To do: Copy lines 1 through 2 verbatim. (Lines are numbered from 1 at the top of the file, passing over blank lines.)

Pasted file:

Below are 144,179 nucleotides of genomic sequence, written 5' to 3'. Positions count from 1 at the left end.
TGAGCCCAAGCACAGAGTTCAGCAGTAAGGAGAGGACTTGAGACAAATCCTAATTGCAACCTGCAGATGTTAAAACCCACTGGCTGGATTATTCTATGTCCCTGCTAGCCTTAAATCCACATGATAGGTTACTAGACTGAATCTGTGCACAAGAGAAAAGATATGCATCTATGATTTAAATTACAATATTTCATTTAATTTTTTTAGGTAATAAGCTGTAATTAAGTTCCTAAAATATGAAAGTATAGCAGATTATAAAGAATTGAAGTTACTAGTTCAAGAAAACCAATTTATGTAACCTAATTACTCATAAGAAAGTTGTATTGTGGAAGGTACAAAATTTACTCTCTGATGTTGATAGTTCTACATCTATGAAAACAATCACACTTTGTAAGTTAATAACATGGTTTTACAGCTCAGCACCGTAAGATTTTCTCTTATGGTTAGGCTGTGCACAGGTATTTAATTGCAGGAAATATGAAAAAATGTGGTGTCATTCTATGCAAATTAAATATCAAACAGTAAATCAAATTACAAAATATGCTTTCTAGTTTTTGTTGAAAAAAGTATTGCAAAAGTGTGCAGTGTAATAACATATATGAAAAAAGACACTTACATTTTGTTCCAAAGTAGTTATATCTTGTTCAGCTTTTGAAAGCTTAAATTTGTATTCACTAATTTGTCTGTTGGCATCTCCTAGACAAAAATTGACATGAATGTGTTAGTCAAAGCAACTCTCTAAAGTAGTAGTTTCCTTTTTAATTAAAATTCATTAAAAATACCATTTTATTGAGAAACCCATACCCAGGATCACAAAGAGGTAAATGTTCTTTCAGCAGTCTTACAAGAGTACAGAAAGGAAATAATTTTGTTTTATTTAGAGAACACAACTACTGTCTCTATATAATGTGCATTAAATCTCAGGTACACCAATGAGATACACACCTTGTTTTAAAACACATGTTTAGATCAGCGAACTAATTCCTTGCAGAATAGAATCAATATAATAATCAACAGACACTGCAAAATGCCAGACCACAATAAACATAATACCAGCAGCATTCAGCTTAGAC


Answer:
Below are 144,179 nucleotides of genomic sequence, written 5' to 3'. Positions count from 1 at the left end.
TGAGCCCAAGCACAGAGTTCAGCAGTAAGGAGAGGACTTGAGACAAATCCTAATTGCAACCTGCAGATGTTAAAACCCACTGGCTGGATTATTCTATGTCCCTGCTAGCCTTAAATCCACATGATAGGTTACTAGACTGAATCTGTGCACAAGAGAAAAGATATGCATCTATGATTTAAATTACAATATTTCATTTAATTTTTTTAGGTAATAAGCTGTAATTAAGTTCCTAAAATATGAAAGTATAGCAGATTATAAAGAATTGAAGTTACTAGTTCAAGAAAACCAATTTATGTAACCTAATTACTCATAAGAAAGTTGTATTGTGGAAGGTACAAAATTTACTCTCTGATGTTGATAGTTCTACATCTATGAAAACAATCACACTTTGTAAGTTAATAACATGGTTTTACAGCTCAGCACCGTAAGATTTTCTCTTATGGTTAGGCTGTGCACAGGTATTTAATTGCAGGAAATATGAAAAAATGTGGTGTCATTCTATGCAAATTAAATATCAAACAGTAAATCAAATTACAAAATATGCTTTCTAGTTTTTGTTGAAAAAAGTATTGCAAAAGTGTGCAGTGTAATAACATATATGAAAAAAGACACTTACATTTTGTTCCAAAGTAGTTATATCTTGTTCAGCTTTTGAAAGCTTAAATTTGTATTCACTAATTTGTCTGTTGGCATCTCCTAGACAAAAATTGACATGAATGTGTTAGTCAAAGCAACTCTCTAAAGTAGTAGTTTCCTTTTTAATTAAAATTCATTAAAAATACCATTTTATTGAGAAACCCATACCCAGGATCACAAAGAGGTAAATGTTCTTTCAGCAGTCTTACAAGAGTACAGAAAGGAAATAATTTTGTTTTATTTAGAGAACACAACTACTGTCTCTATATAATGTGCATTAAATCTCAGGTACACCAATGAGATACACACCTTGTTTTAAAACACATGTTTAGATCAGCGAACTAATTCCTTGCAGAATAGAATCAATATAATAATCAACAGACACTGCAAAATGCCAGACCACAATAAACATAATACCAGCAGCATTCAGCTTAGAC